After suffering a relatively early winner’s bracket loss, Hungrybox came back through loser’s to win Galint Melee Open: Summer Edition over n0ne on Sunday. It was Hungrybox’s second big rollback tournament victory of 2021, following his previous win at GMO: Winter Edition.
Most notably from this tournament came the shocking – pun unintended – breakout third place run from Tyler Swift, a MD/VA Pikachu and Fox dual main who first gained more recognition as Zain’s training partner. At the latest GMO, Tyler Swift defeated Hungrybox, Logan (formerly LSD), KoDoRiN, and Aklo, who just came off a 3-0 over Axe.
It’s worth adding that while this is the best performance of Tyler Swift’s career, it’s also a follow-up to a strong last eight months of results, in which he also won a Xanadu over Bones, as well as obtained wins over Dimension, Kevin Maples, Golden, Chem, Forrest, BZimm, and Ginger.
The Melee GOAT Debate
I won’t lie – I’m still in the post-Smash Summit 11 daze. Over the last week, I’ve been more inspired to work on Melee content than I’ve been in the last few months. I want to spend this column re-evaluating something that I examined a long time ago, the Greatest of All Time debate as it pertains to Melee; particularly its two leading candidates: Mango and Armada.
To summarize it, this column will be split into three questions:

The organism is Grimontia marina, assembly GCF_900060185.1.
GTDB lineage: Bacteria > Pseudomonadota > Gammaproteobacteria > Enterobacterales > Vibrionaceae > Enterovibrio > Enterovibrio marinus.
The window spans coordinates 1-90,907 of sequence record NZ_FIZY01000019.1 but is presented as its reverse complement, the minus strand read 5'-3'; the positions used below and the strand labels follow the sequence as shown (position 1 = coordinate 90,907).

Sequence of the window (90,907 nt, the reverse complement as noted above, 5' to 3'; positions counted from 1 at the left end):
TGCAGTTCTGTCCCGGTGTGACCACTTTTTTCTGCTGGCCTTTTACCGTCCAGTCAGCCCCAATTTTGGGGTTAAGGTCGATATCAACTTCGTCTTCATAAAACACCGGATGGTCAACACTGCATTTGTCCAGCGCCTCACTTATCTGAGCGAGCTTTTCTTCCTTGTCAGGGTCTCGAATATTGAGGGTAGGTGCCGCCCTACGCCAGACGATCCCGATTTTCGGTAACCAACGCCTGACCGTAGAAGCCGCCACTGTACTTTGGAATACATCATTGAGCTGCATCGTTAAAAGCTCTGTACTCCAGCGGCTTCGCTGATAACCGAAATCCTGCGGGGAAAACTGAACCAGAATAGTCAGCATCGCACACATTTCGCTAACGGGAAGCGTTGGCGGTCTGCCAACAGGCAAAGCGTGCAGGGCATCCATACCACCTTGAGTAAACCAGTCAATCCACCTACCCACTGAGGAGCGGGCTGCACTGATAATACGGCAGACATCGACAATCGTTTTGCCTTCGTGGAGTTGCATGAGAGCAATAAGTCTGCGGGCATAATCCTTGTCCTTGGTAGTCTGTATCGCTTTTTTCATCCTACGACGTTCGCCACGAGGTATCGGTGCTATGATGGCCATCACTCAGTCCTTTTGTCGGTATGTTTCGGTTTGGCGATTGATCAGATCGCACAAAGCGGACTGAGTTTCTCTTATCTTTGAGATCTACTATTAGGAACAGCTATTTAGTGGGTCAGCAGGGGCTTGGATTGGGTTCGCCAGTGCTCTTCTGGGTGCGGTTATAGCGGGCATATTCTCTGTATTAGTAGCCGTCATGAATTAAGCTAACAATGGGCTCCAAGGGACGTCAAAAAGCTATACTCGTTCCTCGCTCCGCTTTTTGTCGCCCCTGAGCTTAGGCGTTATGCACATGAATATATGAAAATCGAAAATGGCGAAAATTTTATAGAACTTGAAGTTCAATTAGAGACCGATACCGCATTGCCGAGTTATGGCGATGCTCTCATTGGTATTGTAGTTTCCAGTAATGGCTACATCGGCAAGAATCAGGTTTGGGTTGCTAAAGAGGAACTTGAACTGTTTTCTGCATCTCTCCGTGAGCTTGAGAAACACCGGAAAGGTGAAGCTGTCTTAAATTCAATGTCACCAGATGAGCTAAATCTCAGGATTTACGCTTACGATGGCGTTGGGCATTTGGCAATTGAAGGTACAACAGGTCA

- Which player has the greater longevity?
- Which player has the better prime?
- How well did a player perform at the biggest majors of their era?
Mango has arguably the greatest longevity out of anyone in Melee history, which would’ve been an absurd claim to make four years ago, when he was publicly considering spending less time competing. Counting quarantine, Mango has been a Top 10 player for about 15 years – top five for 14. Since 2007, he has basically always been a constant at the highest level of play. He has won a major in every single year, save for 2018, in which he still finished in the top five.
The wealth of achievements particularly stand out when looking at Mango’s title count. According to Pikachu942, if we don’t count big rollback tournaments, Mango has 25 first-place finishes at majors, the second most out of any player ever. Counting LACS 3, CLG Mixup, or two individual weeks of Summit Champions League, that number will go up, though to be fair, it will still remain beneath Hungrybox’s leading total of 32 big LAN wins.
It may seem like an unfair standard to hold Armada up to. Because he lived in another country, Armada could never attend as much as Mango. To his credit, what Armada went to were the most difficult tournaments of all, where he mostly remained untouchable against the field. His decade of being top five and his 21 major first place finishes are certainly nothing to scoff at.